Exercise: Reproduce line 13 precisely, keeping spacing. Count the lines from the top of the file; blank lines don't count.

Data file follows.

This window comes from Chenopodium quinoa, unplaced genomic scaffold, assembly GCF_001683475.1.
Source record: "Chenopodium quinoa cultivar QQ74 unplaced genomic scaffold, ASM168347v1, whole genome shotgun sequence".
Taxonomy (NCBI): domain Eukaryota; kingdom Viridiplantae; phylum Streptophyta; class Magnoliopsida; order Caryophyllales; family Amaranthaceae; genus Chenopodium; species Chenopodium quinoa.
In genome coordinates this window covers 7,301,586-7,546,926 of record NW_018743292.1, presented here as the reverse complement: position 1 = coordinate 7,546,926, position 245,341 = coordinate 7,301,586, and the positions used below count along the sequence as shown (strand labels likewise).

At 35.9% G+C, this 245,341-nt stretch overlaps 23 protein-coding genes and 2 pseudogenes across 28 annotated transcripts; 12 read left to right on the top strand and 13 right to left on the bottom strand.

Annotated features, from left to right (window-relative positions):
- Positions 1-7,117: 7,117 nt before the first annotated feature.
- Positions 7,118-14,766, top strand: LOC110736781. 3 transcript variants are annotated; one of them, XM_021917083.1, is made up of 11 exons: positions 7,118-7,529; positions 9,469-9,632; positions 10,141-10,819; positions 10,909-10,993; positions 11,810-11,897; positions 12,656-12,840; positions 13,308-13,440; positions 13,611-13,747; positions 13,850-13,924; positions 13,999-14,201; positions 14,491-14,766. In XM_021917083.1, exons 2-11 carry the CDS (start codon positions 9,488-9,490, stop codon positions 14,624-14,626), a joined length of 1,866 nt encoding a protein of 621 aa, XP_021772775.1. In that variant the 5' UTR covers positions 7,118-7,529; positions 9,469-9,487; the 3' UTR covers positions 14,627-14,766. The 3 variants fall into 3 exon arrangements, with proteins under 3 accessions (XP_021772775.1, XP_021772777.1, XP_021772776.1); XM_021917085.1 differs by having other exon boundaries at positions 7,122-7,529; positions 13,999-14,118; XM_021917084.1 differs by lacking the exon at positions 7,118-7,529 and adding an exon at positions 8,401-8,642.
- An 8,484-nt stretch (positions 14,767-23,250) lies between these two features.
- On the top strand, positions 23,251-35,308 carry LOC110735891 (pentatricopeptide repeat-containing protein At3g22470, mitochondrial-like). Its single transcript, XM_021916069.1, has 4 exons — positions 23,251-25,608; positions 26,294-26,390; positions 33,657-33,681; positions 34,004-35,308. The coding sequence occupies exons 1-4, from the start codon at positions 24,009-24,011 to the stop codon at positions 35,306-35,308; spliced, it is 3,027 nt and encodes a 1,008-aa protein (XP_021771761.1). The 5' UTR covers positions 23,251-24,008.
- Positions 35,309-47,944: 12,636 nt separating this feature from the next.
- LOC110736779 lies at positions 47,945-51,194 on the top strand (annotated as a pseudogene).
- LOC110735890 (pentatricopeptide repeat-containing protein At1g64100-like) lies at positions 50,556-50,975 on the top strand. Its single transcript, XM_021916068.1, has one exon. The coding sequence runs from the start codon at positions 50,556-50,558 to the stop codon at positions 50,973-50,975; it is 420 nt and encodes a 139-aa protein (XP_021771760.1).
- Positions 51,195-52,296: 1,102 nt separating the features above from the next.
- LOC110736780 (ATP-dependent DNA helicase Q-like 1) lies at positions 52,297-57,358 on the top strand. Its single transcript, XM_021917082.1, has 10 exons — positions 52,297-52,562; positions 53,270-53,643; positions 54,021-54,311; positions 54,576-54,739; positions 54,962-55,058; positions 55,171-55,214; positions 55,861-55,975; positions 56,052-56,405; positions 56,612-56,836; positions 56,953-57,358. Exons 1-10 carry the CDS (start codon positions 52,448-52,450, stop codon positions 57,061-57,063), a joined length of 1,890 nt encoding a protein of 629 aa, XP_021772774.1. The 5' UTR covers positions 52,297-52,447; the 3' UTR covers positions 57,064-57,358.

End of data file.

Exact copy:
- LOC110735890 (pentatricopeptide repeat-containing protein At1g64100-like) lies at positions 50,556-50,975 on the top strand. Its single transcript, XM_021916068.1, has one exon. The coding sequence runs from the start codon at positions 50,556-50,558 to the stop codon at positions 50,973-50,975; it is 420 nt and encodes a 139-aa protein (XP_021771760.1).